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Sunday, January 18, 2015

MLK Day 2015

Here is a blog post I wrote four years ago to commemorate the MLK Holiday.   Let us all reflect today how we can be agents for change and warriors for peace as modeled by the late Nelson Mandela and Dr. Martin Luther King. 

Today, after a peaceful three day weekend, I have decided to reflect a little bit about the man today's holiday is named for: Dr. Martin Luther King.  Dr. King led a peaceful civil rights movement whose ultimate aim was the equal treatment of all African-Americans under the law. 

Dr. King's pursuit of this goal came with a cost.  On April 4, 1968, while in Memphis to support striking sanitation workers, he was assassinated outside his motel room.  An article I read today noted a hateful  letter sent from an anonymous FBI agent to Dr. King some time in 1964.  Dr. King's courage in the face of such fierce opposition is amazing. The article also, in my opinion, guesses as to what Dr. King would be most vocal about today.  They are:

The wars in Iraq and Afghanistan are unjust. (Update-while the wars may be over our country has an ongoing presence and commitments to these countries.
 
The disparity of wealth between the rich and the poor in America is unjust. (Update -remember the occupy movement? This original blogpost predated that movement and in the four years since this piece was published the gulf between rich and poor has grown.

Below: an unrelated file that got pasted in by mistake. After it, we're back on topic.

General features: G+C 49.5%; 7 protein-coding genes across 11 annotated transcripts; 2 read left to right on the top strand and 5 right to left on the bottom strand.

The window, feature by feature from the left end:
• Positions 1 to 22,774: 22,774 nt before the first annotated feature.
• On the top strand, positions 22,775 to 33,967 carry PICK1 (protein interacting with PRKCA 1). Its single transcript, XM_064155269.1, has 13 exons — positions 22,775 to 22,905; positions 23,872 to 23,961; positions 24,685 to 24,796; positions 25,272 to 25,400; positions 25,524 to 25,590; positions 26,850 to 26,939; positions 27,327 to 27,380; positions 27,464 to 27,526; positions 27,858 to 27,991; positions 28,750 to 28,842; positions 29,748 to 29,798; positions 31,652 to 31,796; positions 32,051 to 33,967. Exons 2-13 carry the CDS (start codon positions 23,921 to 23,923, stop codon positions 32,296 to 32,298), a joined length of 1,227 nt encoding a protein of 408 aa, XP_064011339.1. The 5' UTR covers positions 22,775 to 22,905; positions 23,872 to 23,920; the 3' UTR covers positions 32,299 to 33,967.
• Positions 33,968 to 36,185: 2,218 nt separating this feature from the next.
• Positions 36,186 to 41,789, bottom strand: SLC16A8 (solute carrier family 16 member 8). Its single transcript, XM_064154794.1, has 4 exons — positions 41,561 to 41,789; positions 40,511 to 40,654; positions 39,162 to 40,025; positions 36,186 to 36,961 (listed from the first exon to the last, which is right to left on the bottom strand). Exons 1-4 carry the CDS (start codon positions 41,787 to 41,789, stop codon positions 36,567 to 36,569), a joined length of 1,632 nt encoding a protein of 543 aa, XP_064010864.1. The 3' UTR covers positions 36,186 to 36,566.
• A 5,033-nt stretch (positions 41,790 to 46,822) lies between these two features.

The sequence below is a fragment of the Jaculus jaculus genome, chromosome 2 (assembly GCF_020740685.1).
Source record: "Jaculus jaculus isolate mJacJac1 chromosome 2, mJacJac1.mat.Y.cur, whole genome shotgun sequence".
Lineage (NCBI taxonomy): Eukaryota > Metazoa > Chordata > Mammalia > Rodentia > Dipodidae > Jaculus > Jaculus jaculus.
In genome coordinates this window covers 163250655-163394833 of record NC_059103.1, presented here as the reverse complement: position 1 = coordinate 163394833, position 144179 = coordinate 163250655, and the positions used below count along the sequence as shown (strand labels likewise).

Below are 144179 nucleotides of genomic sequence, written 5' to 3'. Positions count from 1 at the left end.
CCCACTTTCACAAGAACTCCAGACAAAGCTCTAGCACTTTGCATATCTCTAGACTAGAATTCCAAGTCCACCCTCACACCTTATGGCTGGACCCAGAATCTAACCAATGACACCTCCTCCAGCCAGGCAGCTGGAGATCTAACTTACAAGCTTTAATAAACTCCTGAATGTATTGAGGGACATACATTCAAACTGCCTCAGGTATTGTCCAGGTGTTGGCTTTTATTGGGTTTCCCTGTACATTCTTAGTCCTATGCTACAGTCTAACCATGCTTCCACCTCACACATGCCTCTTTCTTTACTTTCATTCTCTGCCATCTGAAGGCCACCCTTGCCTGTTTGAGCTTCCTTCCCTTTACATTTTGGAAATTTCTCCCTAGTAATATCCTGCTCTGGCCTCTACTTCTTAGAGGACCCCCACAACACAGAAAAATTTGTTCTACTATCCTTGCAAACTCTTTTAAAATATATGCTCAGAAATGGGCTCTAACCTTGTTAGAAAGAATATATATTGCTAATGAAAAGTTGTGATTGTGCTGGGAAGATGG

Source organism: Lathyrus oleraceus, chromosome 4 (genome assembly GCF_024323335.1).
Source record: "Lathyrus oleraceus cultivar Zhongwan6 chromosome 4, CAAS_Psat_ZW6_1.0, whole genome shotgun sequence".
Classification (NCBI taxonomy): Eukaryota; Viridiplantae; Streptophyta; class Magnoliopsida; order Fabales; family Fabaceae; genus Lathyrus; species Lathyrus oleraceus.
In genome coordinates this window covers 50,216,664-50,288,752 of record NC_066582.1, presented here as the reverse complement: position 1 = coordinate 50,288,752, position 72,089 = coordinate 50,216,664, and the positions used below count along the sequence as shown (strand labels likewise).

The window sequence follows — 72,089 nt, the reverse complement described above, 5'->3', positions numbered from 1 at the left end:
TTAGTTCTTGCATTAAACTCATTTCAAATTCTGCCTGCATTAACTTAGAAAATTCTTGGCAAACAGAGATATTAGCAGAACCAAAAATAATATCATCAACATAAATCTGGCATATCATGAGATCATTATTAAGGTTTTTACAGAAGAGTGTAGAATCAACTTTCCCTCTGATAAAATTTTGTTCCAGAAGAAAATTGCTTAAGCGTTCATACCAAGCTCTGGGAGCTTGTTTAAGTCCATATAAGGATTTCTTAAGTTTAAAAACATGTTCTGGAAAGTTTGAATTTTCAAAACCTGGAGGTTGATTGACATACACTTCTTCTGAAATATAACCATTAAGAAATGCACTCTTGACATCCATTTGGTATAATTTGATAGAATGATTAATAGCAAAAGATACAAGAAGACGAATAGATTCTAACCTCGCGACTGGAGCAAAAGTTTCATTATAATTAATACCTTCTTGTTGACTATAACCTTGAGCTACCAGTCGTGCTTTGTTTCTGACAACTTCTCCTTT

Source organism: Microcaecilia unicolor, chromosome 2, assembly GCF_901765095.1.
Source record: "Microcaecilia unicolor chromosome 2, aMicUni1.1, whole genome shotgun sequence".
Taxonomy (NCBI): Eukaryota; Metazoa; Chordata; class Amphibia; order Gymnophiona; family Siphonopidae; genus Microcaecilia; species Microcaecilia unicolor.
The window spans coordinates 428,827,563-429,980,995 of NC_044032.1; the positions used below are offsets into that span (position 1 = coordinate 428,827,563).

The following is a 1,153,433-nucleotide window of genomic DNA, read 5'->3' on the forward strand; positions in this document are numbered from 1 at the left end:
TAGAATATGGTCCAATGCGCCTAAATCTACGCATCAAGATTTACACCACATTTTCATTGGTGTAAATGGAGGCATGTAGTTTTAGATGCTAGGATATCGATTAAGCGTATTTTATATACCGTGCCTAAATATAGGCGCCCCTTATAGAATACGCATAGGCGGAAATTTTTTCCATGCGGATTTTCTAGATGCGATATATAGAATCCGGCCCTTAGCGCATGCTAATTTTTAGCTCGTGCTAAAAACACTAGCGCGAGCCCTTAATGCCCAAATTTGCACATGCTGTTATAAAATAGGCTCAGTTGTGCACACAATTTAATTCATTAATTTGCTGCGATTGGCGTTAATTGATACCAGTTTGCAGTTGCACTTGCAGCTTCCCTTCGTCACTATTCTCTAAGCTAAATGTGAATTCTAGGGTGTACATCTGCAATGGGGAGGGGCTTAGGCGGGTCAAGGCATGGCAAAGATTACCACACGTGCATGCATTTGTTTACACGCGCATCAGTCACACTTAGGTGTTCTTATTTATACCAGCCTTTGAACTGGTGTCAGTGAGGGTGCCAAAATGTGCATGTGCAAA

The influence of corporate money in American politics is unjust. (update - this continues to go on i.e., Koch Bros .  Which in turn leads to an apathetic voter turnout during a Presedential election of 2012 58.2% of all eligible voters and 37% turning out in an off year election.

A leader like Dr. King doesn't come around often, but his example and message are relevant today as they were 42 years ago. 

To close here are a few quotes from Dr. King:

A nation that continues year after year to spend more money on military defense than on programs of social uplift is approaching spiritual doom.

Nonviolence is absolute commitment to the way of love. Love is not emotional bash; it is not empty sentimentalism. It is the active outpouring of one's whole being into the being of another.

All labor that uplifts humanity has dignity and importance and should be undertaken with painstaking excellence.

Enjoy your holiday America but take a moment to thank the sacrifice MLK made for all Americans in the pursuit of an equitable nation.